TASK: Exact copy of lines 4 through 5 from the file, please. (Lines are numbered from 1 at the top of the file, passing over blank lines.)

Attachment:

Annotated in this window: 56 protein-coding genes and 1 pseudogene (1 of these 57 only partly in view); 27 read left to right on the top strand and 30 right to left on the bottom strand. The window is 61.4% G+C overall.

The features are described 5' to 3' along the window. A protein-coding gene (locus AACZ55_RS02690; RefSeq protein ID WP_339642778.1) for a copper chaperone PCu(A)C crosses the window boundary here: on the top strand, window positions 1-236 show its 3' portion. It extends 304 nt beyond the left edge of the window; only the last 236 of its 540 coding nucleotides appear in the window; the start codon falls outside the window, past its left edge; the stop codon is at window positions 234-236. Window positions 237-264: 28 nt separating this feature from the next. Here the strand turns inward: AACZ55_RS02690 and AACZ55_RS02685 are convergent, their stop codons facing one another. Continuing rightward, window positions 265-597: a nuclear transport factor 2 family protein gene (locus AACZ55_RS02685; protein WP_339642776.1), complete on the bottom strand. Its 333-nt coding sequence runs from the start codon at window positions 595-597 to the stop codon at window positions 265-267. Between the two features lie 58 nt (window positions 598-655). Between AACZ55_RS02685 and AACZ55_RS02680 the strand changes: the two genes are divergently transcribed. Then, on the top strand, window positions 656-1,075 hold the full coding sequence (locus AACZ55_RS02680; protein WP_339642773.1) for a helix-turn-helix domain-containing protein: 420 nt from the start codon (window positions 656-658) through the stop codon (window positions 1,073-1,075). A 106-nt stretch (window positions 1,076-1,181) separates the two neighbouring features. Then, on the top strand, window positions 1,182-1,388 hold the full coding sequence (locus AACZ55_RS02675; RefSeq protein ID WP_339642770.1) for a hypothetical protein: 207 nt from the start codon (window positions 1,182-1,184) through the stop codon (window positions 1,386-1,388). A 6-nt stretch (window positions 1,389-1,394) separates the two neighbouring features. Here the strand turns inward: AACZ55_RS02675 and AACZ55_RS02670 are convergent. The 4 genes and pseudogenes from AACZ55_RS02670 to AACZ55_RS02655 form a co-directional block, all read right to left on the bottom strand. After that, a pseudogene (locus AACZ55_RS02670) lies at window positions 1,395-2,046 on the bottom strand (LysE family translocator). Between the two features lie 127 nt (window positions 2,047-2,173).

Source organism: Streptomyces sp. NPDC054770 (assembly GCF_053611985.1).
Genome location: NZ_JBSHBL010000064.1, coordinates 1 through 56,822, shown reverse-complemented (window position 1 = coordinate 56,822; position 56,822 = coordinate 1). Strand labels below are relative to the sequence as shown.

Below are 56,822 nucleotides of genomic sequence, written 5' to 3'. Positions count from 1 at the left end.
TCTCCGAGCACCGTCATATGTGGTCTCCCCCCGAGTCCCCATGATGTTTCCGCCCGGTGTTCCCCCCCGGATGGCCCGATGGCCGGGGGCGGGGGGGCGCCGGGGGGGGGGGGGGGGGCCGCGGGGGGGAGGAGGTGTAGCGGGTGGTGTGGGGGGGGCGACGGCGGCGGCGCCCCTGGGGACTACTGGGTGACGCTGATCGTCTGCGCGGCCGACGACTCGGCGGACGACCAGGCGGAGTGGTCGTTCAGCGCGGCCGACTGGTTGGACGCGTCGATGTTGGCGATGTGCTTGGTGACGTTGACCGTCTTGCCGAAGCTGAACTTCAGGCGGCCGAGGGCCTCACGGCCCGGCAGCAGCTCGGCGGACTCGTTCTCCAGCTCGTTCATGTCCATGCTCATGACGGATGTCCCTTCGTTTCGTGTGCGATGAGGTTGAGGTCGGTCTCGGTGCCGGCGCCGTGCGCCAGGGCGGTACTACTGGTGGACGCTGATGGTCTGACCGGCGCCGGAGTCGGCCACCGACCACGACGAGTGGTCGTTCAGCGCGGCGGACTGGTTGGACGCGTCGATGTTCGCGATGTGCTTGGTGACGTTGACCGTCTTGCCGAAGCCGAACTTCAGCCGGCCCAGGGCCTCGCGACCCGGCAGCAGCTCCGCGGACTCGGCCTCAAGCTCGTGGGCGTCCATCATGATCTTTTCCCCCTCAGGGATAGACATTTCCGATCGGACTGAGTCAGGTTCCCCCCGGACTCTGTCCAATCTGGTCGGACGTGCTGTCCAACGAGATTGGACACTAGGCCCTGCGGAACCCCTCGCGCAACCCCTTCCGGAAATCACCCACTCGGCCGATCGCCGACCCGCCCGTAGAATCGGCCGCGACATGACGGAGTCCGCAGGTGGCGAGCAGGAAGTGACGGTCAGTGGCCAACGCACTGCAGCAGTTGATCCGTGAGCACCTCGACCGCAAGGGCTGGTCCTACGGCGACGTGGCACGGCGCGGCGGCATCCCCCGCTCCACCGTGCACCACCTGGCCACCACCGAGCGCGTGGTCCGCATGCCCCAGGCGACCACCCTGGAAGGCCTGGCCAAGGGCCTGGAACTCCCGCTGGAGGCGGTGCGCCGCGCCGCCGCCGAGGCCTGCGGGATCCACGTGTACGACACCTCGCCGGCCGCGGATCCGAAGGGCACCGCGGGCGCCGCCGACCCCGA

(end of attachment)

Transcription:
Genome location: NZ_JBSHBL010000064.1, coordinates 1 through 56,822, shown reverse-complemented (window position 1 = coordinate 56,822; position 56,822 = coordinate 1). Strand labels below are relative to the sequence as shown.

Below are 56,822 nucleotides of genomic sequence, written 5' to 3'. Positions count from 1 at the left end.